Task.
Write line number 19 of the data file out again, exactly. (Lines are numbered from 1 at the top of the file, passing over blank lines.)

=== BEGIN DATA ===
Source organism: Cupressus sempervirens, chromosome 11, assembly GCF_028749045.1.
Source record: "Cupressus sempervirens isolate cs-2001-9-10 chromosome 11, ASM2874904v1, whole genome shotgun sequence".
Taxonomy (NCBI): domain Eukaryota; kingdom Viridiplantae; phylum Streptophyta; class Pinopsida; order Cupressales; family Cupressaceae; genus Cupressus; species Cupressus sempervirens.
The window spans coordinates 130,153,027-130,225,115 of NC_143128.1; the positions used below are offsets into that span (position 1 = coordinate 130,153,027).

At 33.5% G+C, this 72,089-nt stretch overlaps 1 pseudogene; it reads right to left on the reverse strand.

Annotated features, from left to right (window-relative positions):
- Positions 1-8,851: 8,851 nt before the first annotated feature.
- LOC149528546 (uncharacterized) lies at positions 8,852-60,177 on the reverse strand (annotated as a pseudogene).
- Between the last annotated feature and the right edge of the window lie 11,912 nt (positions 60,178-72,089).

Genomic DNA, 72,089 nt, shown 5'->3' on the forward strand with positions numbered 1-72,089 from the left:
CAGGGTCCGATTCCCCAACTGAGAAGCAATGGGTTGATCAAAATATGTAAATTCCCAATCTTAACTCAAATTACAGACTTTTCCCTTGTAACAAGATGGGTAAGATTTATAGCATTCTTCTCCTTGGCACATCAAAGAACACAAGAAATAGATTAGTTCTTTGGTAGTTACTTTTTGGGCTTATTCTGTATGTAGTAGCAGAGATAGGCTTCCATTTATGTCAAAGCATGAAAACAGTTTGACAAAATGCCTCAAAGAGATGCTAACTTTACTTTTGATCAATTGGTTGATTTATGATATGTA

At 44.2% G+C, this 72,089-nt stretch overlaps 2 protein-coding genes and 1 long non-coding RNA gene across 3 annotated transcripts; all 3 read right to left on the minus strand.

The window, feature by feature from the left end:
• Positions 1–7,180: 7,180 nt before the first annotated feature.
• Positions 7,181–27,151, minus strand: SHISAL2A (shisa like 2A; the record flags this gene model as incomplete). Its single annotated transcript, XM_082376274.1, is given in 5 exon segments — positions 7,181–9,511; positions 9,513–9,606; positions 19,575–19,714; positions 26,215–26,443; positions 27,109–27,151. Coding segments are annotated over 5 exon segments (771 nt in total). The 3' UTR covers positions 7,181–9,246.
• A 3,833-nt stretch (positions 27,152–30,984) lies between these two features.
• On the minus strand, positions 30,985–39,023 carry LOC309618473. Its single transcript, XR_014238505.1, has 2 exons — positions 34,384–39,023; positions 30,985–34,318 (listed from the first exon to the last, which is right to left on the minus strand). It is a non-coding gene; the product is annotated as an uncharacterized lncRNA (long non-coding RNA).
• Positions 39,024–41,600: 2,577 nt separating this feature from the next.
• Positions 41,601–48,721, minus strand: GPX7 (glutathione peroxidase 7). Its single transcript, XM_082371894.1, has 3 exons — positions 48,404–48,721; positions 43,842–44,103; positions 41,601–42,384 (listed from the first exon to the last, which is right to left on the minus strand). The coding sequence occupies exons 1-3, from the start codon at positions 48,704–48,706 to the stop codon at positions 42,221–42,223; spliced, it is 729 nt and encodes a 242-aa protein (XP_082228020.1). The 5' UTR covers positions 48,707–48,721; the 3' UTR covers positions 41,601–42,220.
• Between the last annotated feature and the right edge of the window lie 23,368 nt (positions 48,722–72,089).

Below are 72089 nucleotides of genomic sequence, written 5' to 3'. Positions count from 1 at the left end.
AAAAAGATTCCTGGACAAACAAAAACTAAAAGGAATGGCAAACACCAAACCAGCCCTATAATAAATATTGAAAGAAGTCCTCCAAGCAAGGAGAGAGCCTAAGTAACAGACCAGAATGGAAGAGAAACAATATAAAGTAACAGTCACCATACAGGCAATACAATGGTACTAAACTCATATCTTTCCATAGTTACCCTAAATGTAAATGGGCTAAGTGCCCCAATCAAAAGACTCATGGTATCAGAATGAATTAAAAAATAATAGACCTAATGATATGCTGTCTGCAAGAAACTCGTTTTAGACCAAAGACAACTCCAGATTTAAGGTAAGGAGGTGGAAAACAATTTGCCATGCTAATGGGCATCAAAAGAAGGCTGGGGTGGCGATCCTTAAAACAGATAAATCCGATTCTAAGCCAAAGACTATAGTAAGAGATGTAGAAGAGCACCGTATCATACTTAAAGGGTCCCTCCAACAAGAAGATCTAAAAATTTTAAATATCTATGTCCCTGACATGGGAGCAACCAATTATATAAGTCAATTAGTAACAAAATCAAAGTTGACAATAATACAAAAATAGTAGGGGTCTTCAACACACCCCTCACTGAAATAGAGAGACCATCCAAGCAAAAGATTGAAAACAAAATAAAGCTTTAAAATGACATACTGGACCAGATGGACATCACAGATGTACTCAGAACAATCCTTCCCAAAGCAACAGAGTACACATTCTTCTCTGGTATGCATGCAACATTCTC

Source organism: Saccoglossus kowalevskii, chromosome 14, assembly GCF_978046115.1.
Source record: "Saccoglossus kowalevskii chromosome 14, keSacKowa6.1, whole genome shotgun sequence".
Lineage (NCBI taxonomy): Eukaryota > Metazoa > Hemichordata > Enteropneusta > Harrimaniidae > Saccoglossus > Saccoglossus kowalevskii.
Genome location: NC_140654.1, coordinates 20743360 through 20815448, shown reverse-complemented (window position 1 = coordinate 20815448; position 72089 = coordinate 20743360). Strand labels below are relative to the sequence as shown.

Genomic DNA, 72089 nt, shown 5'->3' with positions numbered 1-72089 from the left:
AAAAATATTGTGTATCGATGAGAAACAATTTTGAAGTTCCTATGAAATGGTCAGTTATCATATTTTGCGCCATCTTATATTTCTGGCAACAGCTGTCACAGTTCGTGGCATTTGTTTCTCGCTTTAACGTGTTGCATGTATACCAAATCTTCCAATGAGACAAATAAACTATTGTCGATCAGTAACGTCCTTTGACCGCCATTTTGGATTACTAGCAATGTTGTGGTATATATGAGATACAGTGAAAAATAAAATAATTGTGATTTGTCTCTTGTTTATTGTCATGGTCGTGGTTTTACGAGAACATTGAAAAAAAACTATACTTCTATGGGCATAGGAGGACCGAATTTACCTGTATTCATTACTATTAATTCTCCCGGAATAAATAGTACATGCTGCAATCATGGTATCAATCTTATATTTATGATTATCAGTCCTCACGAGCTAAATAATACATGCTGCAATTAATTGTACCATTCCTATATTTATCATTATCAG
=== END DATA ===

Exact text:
• Positions 41,601–48,721, minus strand: GPX7 (glutathione peroxidase 7). Its single transcript, XM_082371894.1, has 3 exons — positions 48,404–48,721; positions 43,842–44,103; positions 41,601–42,384 (listed from the first exon to the last, which is right to left on the minus strand). The coding sequence occupies exons 1-3, from the start codon at positions 48,704–48,706 to the stop codon at positions 42,221–42,223; spliced, it is 729 nt and encodes a 242-aa protein (XP_082228020.1). The 5' UTR covers positions 48,707–48,721; the 3' UTR covers positions 41,601–42,220.